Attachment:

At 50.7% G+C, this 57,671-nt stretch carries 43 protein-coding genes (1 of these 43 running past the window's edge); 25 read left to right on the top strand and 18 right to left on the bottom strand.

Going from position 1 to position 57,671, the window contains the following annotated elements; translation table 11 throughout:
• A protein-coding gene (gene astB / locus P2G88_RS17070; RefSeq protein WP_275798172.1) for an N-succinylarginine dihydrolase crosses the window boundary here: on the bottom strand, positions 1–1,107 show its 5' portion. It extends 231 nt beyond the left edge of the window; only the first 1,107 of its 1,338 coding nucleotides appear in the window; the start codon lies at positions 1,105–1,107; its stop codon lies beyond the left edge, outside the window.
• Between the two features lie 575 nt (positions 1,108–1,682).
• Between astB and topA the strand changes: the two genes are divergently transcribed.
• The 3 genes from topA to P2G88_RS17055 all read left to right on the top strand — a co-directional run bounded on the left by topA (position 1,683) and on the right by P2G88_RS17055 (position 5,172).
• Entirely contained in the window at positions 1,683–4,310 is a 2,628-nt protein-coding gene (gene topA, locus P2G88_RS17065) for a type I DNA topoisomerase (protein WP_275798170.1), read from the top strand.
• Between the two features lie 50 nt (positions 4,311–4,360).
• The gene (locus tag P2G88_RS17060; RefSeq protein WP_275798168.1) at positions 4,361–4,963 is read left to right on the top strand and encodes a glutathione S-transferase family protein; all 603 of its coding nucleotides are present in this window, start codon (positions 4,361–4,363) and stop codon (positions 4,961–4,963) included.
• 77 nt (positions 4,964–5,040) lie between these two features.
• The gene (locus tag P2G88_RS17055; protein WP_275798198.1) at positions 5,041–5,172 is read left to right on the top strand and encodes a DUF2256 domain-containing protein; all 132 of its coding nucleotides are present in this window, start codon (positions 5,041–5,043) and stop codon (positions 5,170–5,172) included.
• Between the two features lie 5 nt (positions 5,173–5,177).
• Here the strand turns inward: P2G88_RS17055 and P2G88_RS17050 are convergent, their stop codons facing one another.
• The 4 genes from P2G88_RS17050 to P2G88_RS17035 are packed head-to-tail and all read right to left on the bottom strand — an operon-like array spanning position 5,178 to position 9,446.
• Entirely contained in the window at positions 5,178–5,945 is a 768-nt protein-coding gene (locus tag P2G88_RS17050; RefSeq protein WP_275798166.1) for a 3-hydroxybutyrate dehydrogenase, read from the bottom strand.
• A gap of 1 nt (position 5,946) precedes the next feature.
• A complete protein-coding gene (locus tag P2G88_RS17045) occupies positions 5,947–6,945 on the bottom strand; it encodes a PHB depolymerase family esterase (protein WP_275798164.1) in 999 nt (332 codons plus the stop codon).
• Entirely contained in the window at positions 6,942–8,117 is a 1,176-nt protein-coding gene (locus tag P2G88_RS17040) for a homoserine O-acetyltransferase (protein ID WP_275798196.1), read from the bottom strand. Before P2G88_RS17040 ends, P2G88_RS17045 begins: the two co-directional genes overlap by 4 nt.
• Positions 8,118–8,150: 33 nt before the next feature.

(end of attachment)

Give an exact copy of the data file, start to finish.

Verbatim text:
At 50.7% G+C, this 57,671-nt stretch carries 43 protein-coding genes (1 of these 43 running past the window's edge); 25 read left to right on the top strand and 18 right to left on the bottom strand.

Going from position 1 to position 57,671, the window contains the following annotated elements; translation table 11 throughout:
• A protein-coding gene (gene astB / locus P2G88_RS17070; RefSeq protein WP_275798172.1) for an N-succinylarginine dihydrolase crosses the window boundary here: on the bottom strand, positions 1–1,107 show its 5' portion. It extends 231 nt beyond the left edge of the window; only the first 1,107 of its 1,338 coding nucleotides appear in the window; the start codon lies at positions 1,105–1,107; its stop codon lies beyond the left edge, outside the window.
• Between the two features lie 575 nt (positions 1,108–1,682).
• Between astB and topA the strand changes: the two genes are divergently transcribed.
• The 3 genes from topA to P2G88_RS17055 all read left to right on the top strand — a co-directional run bounded on the left by topA (position 1,683) and on the right by P2G88_RS17055 (position 5,172).
• Entirely contained in the window at positions 1,683–4,310 is a 2,628-nt protein-coding gene (gene topA, locus P2G88_RS17065) for a type I DNA topoisomerase (protein WP_275798170.1), read from the top strand.
• Between the two features lie 50 nt (positions 4,311–4,360).
• The gene (locus tag P2G88_RS17060; RefSeq protein WP_275798168.1) at positions 4,361–4,963 is read left to right on the top strand and encodes a glutathione S-transferase family protein; all 603 of its coding nucleotides are present in this window, start codon (positions 4,361–4,363) and stop codon (positions 4,961–4,963) included.
• 77 nt (positions 4,964–5,040) lie between these two features.
• The gene (locus tag P2G88_RS17055; protein WP_275798198.1) at positions 5,041–5,172 is read left to right on the top strand and encodes a DUF2256 domain-containing protein; all 132 of its coding nucleotides are present in this window, start codon (positions 5,041–5,043) and stop codon (positions 5,170–5,172) included.
• Between the two features lie 5 nt (positions 5,173–5,177).
• Here the strand turns inward: P2G88_RS17055 and P2G88_RS17050 are convergent, their stop codons facing one another.
• The 4 genes from P2G88_RS17050 to P2G88_RS17035 are packed head-to-tail and all read right to left on the bottom strand — an operon-like array spanning position 5,178 to position 9,446.
• Entirely contained in the window at positions 5,178–5,945 is a 768-nt protein-coding gene (locus tag P2G88_RS17050; RefSeq protein WP_275798166.1) for a 3-hydroxybutyrate dehydrogenase, read from the bottom strand.
• A gap of 1 nt (position 5,946) precedes the next feature.
• A complete protein-coding gene (locus tag P2G88_RS17045) occupies positions 5,947–6,945 on the bottom strand; it encodes a PHB depolymerase family esterase (protein WP_275798164.1) in 999 nt (332 codons plus the stop codon).
• Entirely contained in the window at positions 6,942–8,117 is a 1,176-nt protein-coding gene (locus tag P2G88_RS17040) for a homoserine O-acetyltransferase (protein ID WP_275798196.1), read from the bottom strand. Before P2G88_RS17040 ends, P2G88_RS17045 begins: the two co-directional genes overlap by 4 nt.
• Positions 8,118–8,150: 33 nt before the next feature.